This week on the Podcast we discuss: Hail, Caesar!(2:11-41:15), I Remember You(41:50-48:48), Princess Cyd(49:08-59:07), 3:10 to Yuma(59:19-1:31:24), Princess Mononoke(1:31:57-1:48:35), Mission: Impossible: Fallout(1:48:37-2:21:54), Master and Commander: The Far Side of the World(2:21:58-2:35:24), and Sharp Objects(2:35:27-2:41:19)

Visit us at: https://drinkinthemovies.movie.blog/

(Review Source)
Poster for the movie
Michael and Taylor

This week on the Podcast we discuss First Impressions of: Tenet & Woman in the Window(01:24) and the Titles: 6 Underground(07:05), Monos(30:10), Richard Jewell(40:00), and A Hidden Life(59:36).

Visit us at https://drinkinthemovies.movie.blog/

Beer this episode was provided by Sean Moore's Cascadian Ape Brewing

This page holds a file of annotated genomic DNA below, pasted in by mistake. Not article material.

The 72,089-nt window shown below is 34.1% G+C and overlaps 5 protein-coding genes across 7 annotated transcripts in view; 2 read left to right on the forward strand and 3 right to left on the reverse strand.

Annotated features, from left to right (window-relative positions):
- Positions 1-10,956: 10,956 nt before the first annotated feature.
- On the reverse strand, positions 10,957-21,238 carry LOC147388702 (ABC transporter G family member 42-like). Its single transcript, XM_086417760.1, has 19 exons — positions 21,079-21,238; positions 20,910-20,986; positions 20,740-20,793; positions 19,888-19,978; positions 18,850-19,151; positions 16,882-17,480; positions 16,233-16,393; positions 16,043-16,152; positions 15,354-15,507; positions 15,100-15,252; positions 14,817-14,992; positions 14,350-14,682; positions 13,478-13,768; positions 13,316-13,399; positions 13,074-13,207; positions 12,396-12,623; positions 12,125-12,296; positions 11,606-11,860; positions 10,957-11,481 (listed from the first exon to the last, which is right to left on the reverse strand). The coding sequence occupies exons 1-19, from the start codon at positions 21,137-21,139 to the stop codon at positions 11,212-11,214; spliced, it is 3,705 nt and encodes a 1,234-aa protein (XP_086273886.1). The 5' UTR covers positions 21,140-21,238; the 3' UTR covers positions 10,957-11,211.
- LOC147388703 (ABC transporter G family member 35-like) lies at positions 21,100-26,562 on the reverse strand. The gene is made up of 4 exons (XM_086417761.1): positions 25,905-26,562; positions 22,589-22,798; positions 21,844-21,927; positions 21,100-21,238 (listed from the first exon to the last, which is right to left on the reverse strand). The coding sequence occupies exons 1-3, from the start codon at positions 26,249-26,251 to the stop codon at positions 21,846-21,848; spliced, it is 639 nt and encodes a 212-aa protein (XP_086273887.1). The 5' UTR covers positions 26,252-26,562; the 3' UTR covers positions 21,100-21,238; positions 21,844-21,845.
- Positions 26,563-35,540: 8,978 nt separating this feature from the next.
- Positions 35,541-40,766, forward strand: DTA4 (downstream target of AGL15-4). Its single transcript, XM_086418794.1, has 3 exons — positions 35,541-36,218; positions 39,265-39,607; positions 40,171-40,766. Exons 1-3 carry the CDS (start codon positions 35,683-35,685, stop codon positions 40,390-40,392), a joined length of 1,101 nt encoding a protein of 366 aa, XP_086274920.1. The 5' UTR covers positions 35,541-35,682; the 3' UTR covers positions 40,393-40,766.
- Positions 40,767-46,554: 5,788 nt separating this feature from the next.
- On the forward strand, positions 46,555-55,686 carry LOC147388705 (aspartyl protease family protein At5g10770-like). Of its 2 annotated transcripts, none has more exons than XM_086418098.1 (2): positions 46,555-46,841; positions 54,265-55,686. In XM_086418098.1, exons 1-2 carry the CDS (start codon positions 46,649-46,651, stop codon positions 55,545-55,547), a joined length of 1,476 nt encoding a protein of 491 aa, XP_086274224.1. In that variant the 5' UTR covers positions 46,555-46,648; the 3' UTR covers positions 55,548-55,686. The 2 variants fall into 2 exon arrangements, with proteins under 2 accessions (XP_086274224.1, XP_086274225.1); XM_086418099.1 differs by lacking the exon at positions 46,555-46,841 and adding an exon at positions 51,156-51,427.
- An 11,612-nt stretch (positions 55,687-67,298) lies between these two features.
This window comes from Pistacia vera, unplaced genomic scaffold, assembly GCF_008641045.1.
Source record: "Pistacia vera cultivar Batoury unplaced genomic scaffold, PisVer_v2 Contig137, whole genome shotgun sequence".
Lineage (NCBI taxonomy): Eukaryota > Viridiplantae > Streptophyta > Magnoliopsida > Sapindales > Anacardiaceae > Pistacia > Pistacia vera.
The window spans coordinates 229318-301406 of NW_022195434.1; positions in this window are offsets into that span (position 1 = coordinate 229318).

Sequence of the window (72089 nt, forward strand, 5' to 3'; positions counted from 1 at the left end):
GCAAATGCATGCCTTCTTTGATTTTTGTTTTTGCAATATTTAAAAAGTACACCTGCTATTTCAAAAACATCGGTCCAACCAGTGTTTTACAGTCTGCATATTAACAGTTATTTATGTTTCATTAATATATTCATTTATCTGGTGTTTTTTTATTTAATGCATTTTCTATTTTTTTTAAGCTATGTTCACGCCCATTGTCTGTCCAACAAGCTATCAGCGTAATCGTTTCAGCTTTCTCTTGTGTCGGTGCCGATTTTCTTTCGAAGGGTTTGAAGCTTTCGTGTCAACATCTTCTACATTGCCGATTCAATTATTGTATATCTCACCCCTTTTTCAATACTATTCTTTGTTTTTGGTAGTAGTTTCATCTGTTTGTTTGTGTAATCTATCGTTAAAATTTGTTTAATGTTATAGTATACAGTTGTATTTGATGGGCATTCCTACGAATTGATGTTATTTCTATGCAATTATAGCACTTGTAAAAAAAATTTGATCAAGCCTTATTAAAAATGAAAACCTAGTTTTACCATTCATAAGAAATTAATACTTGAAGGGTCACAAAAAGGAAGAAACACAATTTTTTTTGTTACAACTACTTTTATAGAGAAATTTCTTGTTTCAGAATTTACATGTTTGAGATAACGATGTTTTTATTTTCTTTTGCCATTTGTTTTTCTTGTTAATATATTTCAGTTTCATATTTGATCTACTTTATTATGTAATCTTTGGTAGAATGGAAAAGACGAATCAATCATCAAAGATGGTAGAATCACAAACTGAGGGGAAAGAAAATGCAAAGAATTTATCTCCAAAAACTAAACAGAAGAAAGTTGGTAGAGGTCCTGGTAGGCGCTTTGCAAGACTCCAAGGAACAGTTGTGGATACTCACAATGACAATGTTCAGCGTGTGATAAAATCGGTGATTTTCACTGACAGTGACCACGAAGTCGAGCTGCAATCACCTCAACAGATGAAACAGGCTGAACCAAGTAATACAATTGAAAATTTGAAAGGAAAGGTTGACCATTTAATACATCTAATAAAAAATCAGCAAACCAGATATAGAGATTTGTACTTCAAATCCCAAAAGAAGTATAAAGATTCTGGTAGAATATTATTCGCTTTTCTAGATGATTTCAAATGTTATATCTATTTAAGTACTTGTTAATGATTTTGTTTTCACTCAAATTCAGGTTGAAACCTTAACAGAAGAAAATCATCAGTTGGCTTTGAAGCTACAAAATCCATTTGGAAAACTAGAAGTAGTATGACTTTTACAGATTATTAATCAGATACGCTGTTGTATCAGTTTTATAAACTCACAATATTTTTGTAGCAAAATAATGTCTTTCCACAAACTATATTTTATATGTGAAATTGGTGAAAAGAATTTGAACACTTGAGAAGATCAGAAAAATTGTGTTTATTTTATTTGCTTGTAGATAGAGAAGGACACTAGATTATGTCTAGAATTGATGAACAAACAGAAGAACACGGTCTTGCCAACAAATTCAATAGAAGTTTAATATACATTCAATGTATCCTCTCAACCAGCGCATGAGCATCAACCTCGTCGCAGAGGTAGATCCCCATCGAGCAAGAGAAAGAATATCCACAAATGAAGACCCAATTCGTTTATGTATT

Website: www.CascadianApe.com
Social Media: @CascadianApe

(Review Source)
Michael and Taylor

The spectacle is savage, the metacommentary delightful, and the pace bloodthirsty even if it is overlong. Did Michael Bay invent World Cinema or did the world just copy him? The answer is yes.

Didn't care for Reynold's here. Loved Laurent. The visuals are some the most beautiful and technically impressive I've seen all year. Broken nose rocket propelled grenade guy slow-mo is a top movie moment of the year for me. This is precisely the absurd spectacle I want to see Netflix generate. If they can make things that are anti high brow, maybe have something to say(I'm in the camp that thinks Bay is actually an astute filmmaker), and are absolutely gorgeous and fun to look at I'll be a lifetime subscriber.

(Review Source)
Michael and Taylor

A ridiculously high dosage of opulent and over-carbonated action filmmaking that flirts with self-parody, but lacks the conviction to really go there. None of it matters, not one of the jokes is even remotely funny, and Ryan Reynolds remains the worst. I like looking at shiny and expensive stuff though, sue me.

(Review Source)